The Minnesota Senate District 54 special election is set to take place in the coming week. This state senate race is proving to be different than the typical race because there are three candidates, from three different parties, that have a legitimate chance to win the election. The three candidates remaining are Democrat Karla Bigham, Libertarian Emily Mellingen, and Republican Denny McNamara. The three are vying to replace former Democratic Senator Dan Schoen. This past November, Schoen resigned from his position as state senator due to charges of sexual harassment.
The black sheep of the upcoming special election, Emily Mellingen, looks to Tuesday’s special election as a chance to put both herself and her party on the political map. Unlike the other two candidates, Mellingen has never held public office. Running as a Libertarian, Mellingen is looking to dispel the notion that experience and being a member of a major political party are two of the necessary precursors to becoming a state senator. Mellingen views her unique political background as a strength. On her website, Mellingen cites the rising ire towards establishment politics as a primary reason for voters to consider her in Tuesday’s election.
The second candidate for Tuesday’s special election is Democrat Karla Bigham, who filed to run for the vacant seat on January 8th this year. Bigham was unchallenged in the DFL Primaries. Bigham’s most notable accomplishment as a politician is the time she spent as a member of the Minnesota House of Representatives from 2007 to 2011. Throughout her time as a representative, Bigham’s voting pattern strictly followed much of the mainstream Democrat agenda. One of the more contentious issues that Bigham voted on during her time as a state representative was abortion. In 2009, Bigham voted for state-funded abortion. The primary issue that Bigham is running on is the issue of infrastructure within the city of Hastings, MN. On her website, Bigham talks about the poor quality of the old Hastings Bridge and how it is important that the district act quickly and build a new bridge before a potential disaster occurs.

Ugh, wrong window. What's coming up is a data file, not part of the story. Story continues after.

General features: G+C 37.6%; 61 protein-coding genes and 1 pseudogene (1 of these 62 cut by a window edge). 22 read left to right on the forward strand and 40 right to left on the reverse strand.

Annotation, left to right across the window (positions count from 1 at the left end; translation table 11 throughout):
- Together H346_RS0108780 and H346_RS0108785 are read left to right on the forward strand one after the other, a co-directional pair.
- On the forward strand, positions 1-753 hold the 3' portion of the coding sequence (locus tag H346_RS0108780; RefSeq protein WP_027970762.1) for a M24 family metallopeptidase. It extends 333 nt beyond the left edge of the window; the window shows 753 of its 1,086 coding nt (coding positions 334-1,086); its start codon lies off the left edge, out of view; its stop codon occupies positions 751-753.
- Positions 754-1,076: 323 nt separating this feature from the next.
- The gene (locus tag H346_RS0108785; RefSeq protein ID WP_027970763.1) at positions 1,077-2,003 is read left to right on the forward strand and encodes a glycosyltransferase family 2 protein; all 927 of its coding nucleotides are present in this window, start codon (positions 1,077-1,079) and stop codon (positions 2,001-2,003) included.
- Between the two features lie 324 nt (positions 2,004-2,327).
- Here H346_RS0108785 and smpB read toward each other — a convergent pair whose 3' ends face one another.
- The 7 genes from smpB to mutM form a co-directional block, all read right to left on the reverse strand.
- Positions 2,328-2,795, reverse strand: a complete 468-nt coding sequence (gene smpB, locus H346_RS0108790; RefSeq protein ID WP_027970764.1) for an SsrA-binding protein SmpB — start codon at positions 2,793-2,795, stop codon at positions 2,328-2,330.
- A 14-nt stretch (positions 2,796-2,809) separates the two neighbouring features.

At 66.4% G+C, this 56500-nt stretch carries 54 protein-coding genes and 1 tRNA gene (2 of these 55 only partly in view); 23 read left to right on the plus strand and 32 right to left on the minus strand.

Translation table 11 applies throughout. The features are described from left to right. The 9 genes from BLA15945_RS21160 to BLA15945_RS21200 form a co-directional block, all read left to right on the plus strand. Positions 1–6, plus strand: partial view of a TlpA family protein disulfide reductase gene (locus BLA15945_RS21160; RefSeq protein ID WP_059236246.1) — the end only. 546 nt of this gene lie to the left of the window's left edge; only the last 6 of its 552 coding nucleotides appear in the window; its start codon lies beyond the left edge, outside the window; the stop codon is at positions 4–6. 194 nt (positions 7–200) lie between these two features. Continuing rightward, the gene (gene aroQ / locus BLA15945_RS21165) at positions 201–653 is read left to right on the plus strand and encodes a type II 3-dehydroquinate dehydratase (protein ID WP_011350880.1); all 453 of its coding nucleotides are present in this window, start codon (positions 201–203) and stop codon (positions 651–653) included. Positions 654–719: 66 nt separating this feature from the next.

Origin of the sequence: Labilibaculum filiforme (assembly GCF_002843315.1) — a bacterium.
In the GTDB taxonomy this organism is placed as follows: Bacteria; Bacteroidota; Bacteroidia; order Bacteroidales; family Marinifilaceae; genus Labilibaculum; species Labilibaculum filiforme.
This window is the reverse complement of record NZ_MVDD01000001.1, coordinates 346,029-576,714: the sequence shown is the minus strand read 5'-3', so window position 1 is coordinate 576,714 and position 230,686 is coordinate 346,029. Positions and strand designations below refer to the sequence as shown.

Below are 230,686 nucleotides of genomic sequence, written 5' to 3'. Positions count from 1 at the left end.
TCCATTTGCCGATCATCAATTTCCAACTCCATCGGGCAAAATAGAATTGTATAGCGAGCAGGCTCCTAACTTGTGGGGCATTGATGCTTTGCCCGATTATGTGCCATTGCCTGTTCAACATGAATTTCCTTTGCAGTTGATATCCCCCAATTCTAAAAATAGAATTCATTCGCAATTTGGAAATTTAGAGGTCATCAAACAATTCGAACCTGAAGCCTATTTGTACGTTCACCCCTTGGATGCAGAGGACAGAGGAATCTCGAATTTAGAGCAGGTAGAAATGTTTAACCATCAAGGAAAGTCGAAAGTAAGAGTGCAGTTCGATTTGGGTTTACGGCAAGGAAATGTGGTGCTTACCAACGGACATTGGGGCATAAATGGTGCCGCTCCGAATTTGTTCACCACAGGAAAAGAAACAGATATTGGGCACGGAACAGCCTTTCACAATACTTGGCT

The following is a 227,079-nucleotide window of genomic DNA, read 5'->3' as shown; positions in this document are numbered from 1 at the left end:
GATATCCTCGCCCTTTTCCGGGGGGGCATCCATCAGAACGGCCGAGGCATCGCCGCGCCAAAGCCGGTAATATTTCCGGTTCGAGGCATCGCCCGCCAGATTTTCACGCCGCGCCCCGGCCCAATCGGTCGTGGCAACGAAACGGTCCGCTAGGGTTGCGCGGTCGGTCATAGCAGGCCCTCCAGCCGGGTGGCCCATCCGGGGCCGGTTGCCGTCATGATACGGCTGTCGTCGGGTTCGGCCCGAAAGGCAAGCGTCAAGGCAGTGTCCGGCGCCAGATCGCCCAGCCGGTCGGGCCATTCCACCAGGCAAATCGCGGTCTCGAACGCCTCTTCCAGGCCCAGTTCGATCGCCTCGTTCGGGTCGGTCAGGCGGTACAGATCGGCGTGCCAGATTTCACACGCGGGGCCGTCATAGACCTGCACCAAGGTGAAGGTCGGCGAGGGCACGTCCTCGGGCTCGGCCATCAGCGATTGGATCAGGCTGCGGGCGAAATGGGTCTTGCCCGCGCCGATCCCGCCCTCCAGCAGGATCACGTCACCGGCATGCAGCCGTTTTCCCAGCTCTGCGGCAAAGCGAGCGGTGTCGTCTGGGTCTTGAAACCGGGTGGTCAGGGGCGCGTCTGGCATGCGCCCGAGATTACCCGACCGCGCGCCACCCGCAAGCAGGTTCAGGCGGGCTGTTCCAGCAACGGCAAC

The final candidate in the special election lifetime district 54 resident and longtime small business owner Republican Kenny McNamara. McNamara’s most notable previous position in public office includes his time as a member of the Minnesota House of Representatives. McNamara first held office in 2002 and was reelected for several consecutive terms. After a 14-year run as representative of District 54B, McNamara decided to not seek re-election in 2016. McNamara states that, “the special circumstances in Senate District 54 have compelled me to reconsider [public office].” One of the primary issues that McNamara hopes to tackle as state senator are taxation and balancing the state budget. In 2013, McNamara received a score of 85% from the Taxpayer’s League of Minnesota, an organization that grades representatives on their effort to balance the state’s budget.
Earlier this week, in a final attempt to rally support before the election, Republican candidate Denny McNamara and Democratic candidate Karla Bigham (Libertarian candidate Mellingen declined to respond) answered various questions from the Hastings Star-Gazette concerning various issues about the upcoming special election. Of all the questions that the candidates answered, they found the most disagreement on the issue of healthcare. While both agree that healthcare currently costs too much, McNamara believes that the problem could be solved by opening the market and creating competition while Bigham believes that healthcare should be viewed as a universal right. Regardless of the result of Tuesday’s special election, the winner will undoubtedly have an impact on Minnesota’s political landscape for the foreseeable future.